If you’re a small business owner, one of the first things you will have to decide is how to pay your employees. Will they earn a flat rate or an hourly rate? What do those terms even mean, and how will they affect your business? Which one will attract the most skilled employees?
In this article, we’ll discuss the differences between hourly rates and flat rates, the pros and cons of each, and when it might make sense to choose one over the other.
Let’s get started!
What is an hourly rate?
An hourly rate is a payment structure in which an employee is paid a fixed amount for every hour that they work. Hourly rates can be used for both full-time and part-time employees, and are often used in fields such as manufacturing, retail, and hospitality.
Hourly rates can offer several benefits for both employees and employers. For employers, they provide a clear indication of how much time an employee has worked, allowing easy tracking of hours worked and quick calculation of overtime payments.
For employees, hourly rates provide a predictable income stream and allow them to budget their time more effectively, knowing exactly what their commitment will be.
While they can provide some benefits, paying employees an hourly rate can also have some drawbacks.
It can be more difficult to budget for your business, since you may not know how many hours a project or assignment will take, meaning costs can quickly balloon out of control. There is also the ongoing debate about raising minimum wages, which means legislation can quickly disrupt your company’s payroll.
Employees may also feel less invested in the company if their pay is not directly related to the work they do, and is instead tied to a “clock in, clock out” system. There can be an incentive to work slower, especially if there is a possibility of overtime.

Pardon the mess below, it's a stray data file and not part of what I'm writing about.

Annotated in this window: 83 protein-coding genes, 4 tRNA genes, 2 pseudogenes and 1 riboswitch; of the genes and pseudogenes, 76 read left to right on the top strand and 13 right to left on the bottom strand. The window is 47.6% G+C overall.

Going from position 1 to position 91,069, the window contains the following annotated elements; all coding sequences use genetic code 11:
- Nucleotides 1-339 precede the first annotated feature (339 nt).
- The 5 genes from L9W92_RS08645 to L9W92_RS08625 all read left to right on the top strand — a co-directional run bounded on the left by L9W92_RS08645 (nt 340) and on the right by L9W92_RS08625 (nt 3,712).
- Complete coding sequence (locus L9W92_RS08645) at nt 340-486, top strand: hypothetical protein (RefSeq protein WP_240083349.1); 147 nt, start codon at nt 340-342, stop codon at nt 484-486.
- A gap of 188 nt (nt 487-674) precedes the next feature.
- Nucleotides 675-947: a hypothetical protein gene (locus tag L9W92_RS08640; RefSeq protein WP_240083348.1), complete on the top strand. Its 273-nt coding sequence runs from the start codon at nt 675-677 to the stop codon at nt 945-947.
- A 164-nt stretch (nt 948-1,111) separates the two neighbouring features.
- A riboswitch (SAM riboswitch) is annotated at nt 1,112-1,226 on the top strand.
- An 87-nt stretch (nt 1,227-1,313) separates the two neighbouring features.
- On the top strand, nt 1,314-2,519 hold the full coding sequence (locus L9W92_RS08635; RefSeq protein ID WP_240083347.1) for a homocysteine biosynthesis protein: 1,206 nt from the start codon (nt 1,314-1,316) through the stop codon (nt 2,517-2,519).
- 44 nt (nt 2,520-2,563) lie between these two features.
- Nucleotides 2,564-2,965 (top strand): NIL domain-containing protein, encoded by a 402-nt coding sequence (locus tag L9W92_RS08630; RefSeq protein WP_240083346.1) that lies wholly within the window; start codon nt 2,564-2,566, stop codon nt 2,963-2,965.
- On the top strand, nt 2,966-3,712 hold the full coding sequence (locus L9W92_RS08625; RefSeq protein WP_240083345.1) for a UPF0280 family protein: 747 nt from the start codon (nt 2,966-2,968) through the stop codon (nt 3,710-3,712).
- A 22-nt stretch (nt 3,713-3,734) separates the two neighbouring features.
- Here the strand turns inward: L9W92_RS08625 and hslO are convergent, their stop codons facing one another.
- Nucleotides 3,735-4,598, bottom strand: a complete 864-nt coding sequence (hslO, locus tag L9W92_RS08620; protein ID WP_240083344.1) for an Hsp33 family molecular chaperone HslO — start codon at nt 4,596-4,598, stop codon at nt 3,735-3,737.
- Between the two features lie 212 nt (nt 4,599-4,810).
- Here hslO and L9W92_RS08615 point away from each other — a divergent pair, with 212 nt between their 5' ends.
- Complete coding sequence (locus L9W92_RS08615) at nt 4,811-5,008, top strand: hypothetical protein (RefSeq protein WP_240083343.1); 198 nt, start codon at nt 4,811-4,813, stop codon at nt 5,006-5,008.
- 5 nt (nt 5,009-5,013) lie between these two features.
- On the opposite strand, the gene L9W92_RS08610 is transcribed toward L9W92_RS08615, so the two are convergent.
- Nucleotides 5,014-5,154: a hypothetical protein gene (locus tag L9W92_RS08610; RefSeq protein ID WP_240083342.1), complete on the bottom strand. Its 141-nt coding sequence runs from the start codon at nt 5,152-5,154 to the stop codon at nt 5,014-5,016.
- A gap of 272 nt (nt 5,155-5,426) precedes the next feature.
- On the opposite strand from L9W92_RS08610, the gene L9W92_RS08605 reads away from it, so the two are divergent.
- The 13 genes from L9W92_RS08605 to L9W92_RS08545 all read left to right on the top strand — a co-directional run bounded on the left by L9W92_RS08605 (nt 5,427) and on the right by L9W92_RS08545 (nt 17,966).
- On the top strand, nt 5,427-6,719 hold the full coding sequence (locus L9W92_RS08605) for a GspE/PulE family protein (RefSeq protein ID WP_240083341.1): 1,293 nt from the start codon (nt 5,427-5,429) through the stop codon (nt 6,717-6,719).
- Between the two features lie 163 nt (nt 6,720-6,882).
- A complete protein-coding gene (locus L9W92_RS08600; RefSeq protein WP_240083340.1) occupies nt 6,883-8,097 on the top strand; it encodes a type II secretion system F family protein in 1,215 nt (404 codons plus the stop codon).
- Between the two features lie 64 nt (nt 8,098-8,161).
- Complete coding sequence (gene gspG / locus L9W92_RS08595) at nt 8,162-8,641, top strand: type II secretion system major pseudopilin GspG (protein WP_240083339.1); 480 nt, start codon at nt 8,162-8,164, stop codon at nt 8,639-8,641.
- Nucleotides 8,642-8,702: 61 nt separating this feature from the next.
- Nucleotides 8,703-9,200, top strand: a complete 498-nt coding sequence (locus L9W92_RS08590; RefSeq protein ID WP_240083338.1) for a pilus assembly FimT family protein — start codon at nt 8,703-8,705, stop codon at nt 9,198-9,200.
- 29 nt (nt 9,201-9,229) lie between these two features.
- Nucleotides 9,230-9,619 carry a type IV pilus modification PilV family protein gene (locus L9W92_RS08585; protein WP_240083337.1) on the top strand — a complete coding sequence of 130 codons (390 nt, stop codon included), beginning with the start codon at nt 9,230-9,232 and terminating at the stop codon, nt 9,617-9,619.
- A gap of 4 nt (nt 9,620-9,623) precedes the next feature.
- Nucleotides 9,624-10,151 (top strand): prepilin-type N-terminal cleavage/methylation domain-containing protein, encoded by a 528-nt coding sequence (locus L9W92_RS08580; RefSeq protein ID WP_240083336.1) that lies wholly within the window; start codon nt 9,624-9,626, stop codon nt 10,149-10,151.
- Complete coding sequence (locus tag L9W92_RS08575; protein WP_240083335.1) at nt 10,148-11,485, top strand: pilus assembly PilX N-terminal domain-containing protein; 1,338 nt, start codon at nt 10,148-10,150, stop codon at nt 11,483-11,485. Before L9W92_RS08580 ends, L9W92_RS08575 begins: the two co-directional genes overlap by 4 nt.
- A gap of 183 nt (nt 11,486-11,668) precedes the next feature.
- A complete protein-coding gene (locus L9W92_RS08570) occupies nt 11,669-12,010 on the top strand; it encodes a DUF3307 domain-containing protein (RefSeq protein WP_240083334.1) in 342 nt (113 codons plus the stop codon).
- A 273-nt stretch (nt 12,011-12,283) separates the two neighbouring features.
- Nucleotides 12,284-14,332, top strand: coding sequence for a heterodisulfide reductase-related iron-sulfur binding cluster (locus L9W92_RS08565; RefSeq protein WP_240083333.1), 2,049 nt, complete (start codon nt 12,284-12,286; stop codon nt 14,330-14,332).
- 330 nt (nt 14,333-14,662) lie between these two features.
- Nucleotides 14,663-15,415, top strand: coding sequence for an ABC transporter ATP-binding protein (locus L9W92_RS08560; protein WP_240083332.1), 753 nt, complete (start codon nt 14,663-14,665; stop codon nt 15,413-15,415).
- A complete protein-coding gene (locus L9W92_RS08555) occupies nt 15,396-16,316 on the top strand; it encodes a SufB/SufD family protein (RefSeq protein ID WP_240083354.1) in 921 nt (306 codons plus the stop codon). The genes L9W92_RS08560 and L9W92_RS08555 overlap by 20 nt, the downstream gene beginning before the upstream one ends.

What is a flat rate?
A flat rate is a payment system where an employee is paid a set amount of money for each day or project regardless of the number of hours worked.
For some workers, this may be an advantage because it can lead to much higher wages if they can quickly move through projects. If you were paid a certain amount every time you create a W-2 form, knowing the perfect tool to use can increase your productivity and your earnings.
For employers, a flat rate may be more advantageous because it is simpler to calculate and does not vary with the number of hours worked. Even if a project is delayed or adjusted, a flat rate can help keep a budget intact.
Still, there are some drawbacks. For instance, if a project takes longer than expected, an employee may not earn as much money as they would with an hourly wage. This can lead to dissatisfaction on the part of the worker, and can also be challenging for employers who may not be able to accurately predict how long a project will take.
It can also sometimes lead to sub-par work, with the employee cutting corners and putting in a lower effort because they can make more money moving on to the next task.
For the employer, there can be many additional steps when offering a flat rate to an independent contractor or freelancer, like creating 1099 forms in addition to the payroll process.
How can I choose?
There are a few key things to consider regarding your business before you decide whether to offer a flat rate or an hourly rate to your employees:
What type of work do you do?
Tasks that are predictable and have a set scope (like writing or programming) lend themselves well to flat rates, while tasks that are more variable in nature (like hospitality or plumbing) can be better suited for hourly rates.
What is the skill level of your employees?
Flat rates are generally better suited for employees with more experience and expertise, as they can earn more money per hour by moving quickly through tasks. Hourly rates may be more appropriate for entry-level employees or those who are still learning the ropes.
How much do you need to charge to make a profit?
For every business owner, the ultimate decision should come down to the financial health of the organization. Even if it may benefit your employee to be paid hourly, a flat rate (or vice versa) may be more beneficial to ensure you make a profit at the end of the day.
For many workers, the knowledge that they have a stable job is more important than the way their pay is calculated.
Whether you end up paying a flat rate or hourly rate, remember to constantly monitor how it is affecting your bottom line, and be open to considering a change in the future. What works for your business right now might not work a few years down the road, so it’s important to always be evaluating and tweaking your policies.